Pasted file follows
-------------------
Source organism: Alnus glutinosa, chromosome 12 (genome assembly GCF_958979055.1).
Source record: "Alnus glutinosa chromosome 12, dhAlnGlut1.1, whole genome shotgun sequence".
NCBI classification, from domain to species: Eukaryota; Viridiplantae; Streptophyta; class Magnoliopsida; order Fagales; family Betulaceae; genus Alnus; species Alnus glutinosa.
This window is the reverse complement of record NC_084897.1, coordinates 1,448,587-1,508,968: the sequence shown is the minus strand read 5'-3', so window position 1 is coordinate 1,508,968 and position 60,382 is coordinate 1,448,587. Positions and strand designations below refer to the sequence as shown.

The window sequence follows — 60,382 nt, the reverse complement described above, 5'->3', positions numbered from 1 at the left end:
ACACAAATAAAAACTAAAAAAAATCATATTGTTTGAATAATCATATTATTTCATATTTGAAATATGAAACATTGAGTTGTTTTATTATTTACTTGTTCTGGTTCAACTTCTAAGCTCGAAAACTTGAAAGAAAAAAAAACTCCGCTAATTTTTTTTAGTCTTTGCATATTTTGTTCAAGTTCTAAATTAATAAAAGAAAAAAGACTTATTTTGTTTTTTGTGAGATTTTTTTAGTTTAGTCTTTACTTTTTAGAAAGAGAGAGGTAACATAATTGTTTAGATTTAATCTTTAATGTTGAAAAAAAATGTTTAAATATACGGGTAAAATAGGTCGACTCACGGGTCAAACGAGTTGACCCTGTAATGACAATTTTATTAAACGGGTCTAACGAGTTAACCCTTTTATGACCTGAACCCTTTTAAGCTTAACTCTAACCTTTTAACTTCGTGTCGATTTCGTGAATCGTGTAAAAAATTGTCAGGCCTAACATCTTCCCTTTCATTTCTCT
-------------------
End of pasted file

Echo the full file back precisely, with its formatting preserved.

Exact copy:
Source organism: Alnus glutinosa, chromosome 12 (genome assembly GCF_958979055.1).
Source record: "Alnus glutinosa chromosome 12, dhAlnGlut1.1, whole genome shotgun sequence".
NCBI classification, from domain to species: Eukaryota; Viridiplantae; Streptophyta; class Magnoliopsida; order Fagales; family Betulaceae; genus Alnus; species Alnus glutinosa.
This window is the reverse complement of record NC_084897.1, coordinates 1,448,587-1,508,968: the sequence shown is the minus strand read 5'-3', so window position 1 is coordinate 1,508,968 and position 60,382 is coordinate 1,448,587. Positions and strand designations below refer to the sequence as shown.

The window sequence follows — 60,382 nt, the reverse complement described above, 5'->3', positions numbered from 1 at the left end:
ACACAAATAAAAACTAAAAAAAATCATATTGTTTGAATAATCATATTATTTCATATTTGAAATATGAAACATTGAGTTGTTTTATTATTTACTTGTTCTGGTTCAACTTCTAAGCTCGAAAACTTGAAAGAAAAAAAAACTCCGCTAATTTTTTTTAGTCTTTGCATATTTTGTTCAAGTTCTAAATTAATAAAAGAAAAAAGACTTATTTTGTTTTTTGTGAGATTTTTTTAGTTTAGTCTTTACTTTTTAGAAAGAGAGAGGTAACATAATTGTTTAGATTTAATCTTTAATGTTGAAAAAAAATGTTTAAATATACGGGTAAAATAGGTCGACTCACGGGTCAAACGAGTTGACCCTGTAATGACAATTTTATTAAACGGGTCTAACGAGTTAACCCTTTTATGACCTGAACCCTTTTAAGCTTAACTCTAACCTTTTAACTTCGTGTCGATTTCGTGAATCGTGTAAAAAATTGTCAGGCCTAACATCTTCCCTTTCATTTCTCT